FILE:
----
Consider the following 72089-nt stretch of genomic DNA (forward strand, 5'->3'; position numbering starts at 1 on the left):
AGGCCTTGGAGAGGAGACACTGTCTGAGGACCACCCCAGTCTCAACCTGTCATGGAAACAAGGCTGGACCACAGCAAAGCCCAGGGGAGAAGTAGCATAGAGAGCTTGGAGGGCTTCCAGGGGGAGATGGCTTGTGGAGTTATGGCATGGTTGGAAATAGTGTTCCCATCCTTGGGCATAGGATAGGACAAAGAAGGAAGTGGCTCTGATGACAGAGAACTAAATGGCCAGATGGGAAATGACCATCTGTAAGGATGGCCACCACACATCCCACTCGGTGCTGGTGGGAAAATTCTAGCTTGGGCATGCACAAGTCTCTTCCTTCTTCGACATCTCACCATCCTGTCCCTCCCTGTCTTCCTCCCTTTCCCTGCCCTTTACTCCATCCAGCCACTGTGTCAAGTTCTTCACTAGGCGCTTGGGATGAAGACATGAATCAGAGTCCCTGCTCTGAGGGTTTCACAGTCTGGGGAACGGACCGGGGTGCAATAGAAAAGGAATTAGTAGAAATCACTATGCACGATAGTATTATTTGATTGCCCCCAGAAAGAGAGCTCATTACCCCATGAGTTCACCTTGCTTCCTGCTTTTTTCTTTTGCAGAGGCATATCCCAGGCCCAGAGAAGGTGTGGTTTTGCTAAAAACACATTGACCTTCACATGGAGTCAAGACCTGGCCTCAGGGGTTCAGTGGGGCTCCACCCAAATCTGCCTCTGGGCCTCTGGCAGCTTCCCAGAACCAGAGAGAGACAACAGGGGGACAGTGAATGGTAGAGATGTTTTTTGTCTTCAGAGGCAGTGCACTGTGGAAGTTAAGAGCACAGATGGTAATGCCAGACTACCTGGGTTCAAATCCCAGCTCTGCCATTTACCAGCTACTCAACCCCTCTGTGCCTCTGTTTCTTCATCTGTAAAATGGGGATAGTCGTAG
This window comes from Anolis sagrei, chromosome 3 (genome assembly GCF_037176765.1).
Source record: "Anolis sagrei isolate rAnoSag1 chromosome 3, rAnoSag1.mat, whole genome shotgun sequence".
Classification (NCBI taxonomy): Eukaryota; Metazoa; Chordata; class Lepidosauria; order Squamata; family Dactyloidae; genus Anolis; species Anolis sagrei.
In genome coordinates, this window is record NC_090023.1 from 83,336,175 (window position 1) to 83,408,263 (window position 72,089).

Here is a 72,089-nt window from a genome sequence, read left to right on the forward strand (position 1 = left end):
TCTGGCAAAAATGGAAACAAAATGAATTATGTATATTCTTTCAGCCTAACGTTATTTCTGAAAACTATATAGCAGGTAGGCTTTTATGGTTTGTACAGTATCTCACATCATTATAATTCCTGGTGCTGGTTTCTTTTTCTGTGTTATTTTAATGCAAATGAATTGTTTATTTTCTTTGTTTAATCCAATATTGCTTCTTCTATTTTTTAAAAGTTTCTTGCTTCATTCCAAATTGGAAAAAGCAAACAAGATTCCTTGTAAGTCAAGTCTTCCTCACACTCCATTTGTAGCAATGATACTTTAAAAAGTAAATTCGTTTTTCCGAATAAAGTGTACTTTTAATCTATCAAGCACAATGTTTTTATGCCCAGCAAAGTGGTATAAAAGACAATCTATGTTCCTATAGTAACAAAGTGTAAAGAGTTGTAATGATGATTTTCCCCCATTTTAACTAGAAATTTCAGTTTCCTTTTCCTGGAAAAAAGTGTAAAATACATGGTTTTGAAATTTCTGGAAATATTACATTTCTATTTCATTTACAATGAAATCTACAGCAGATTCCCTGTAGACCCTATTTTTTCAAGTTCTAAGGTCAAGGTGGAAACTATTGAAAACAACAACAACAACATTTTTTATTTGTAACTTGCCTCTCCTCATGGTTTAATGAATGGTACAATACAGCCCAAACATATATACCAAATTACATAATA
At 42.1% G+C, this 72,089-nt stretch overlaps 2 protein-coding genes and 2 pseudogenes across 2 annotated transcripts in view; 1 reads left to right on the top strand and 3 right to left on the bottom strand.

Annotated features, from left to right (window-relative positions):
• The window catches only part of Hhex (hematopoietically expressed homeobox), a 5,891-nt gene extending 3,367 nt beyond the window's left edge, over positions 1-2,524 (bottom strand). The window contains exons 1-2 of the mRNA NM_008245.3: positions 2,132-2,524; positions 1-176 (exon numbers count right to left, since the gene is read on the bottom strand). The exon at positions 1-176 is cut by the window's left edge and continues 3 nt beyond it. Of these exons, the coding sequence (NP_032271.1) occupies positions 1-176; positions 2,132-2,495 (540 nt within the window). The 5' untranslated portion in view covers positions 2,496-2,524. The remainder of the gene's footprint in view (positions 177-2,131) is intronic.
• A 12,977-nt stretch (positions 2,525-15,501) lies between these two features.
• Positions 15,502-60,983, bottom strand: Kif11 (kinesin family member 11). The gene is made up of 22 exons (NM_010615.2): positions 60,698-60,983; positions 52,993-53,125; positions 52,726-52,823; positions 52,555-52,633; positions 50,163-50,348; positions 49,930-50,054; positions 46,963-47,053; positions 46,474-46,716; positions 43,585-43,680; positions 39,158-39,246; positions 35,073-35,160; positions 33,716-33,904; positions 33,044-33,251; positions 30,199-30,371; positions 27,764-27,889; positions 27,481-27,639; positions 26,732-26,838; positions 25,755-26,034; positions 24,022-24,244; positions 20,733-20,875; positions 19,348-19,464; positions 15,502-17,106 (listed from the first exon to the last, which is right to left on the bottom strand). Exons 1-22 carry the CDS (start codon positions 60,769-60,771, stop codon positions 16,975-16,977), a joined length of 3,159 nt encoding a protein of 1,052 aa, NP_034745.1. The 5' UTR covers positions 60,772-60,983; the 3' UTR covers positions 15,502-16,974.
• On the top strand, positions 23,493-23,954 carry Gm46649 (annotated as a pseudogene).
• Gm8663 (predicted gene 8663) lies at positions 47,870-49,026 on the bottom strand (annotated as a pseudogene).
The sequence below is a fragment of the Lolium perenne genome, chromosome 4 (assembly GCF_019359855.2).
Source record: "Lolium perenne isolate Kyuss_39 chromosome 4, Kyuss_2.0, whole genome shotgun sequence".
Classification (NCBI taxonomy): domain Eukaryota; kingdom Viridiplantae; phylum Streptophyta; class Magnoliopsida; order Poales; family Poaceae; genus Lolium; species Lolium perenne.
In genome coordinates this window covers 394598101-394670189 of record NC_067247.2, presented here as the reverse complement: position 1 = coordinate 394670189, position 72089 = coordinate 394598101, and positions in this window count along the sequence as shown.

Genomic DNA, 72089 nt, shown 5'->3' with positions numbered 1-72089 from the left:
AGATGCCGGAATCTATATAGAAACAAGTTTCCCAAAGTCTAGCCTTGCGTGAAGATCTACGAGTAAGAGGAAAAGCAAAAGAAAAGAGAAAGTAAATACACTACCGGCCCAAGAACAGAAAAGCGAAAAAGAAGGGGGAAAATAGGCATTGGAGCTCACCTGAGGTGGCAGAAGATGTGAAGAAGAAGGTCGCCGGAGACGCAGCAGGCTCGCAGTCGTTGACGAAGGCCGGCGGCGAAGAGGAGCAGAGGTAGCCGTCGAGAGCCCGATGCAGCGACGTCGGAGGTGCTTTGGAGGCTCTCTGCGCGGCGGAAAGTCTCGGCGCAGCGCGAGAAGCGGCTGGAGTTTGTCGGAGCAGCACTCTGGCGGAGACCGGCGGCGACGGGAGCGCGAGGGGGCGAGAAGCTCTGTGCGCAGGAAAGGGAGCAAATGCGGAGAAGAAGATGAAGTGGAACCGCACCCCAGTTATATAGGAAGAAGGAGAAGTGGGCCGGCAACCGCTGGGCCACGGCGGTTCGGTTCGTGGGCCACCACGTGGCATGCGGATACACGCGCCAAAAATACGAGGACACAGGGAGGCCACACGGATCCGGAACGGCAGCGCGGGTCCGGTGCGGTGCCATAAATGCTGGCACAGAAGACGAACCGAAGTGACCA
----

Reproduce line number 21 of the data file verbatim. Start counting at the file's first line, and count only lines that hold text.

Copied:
AGATGCCGGAATCTATATAGAAACAAGTTTCCCAAAGTCTAGCCTTGCGTGAAGATCTACGAGTAAGAGGAAAAGCAAAAGAAAAGAGAAAGTAAATACACTACCGGCCCAAGAACAGAAAAGCGAAAAAGAAGGGGGAAAATAGGCATTGGAGCTCACCTGAGGTGGCAGAAGATGTGAAGAAGAAGGTCGCCGGAGACGCAGCAGGCTCGCAGTCGTTGACGAAGGCCGGCGGCGAAGAGGAGCAGAGGTAGCCGTCGAGAGCCCGATGCAGCGACGTCGGAGGTGCTTTGGAGGCTCTCTGCGCGGCGGAAAGTCTCGGCGCAGCGCGAGAAGCGGCTGGAGTTTGTCGGAGCAGCACTCTGGCGGAGACCGGCGGCGACGGGAGCGCGAGGGGGCGAGAAGCTCTGTGCGCAGGAAAGGGAGCAAATGCGGAGAAGAAGATGAAGTGGAACCGCACCCCAGTTATATAGGAAGAAGGAGAAGTGGGCCGGCAACCGCTGGGCCACGGCGGTTCGGTTCGTGGGCCACCACGTGGCATGCGGATACACGCGCCAAAAATACGAGGACACAGGGAGGCCACACGGATCCGGAACGGCAGCGCGGGTCCGGTGCGGTGCCATAAATGCTGGCACAGAAGACGAACCGAAGTGACCA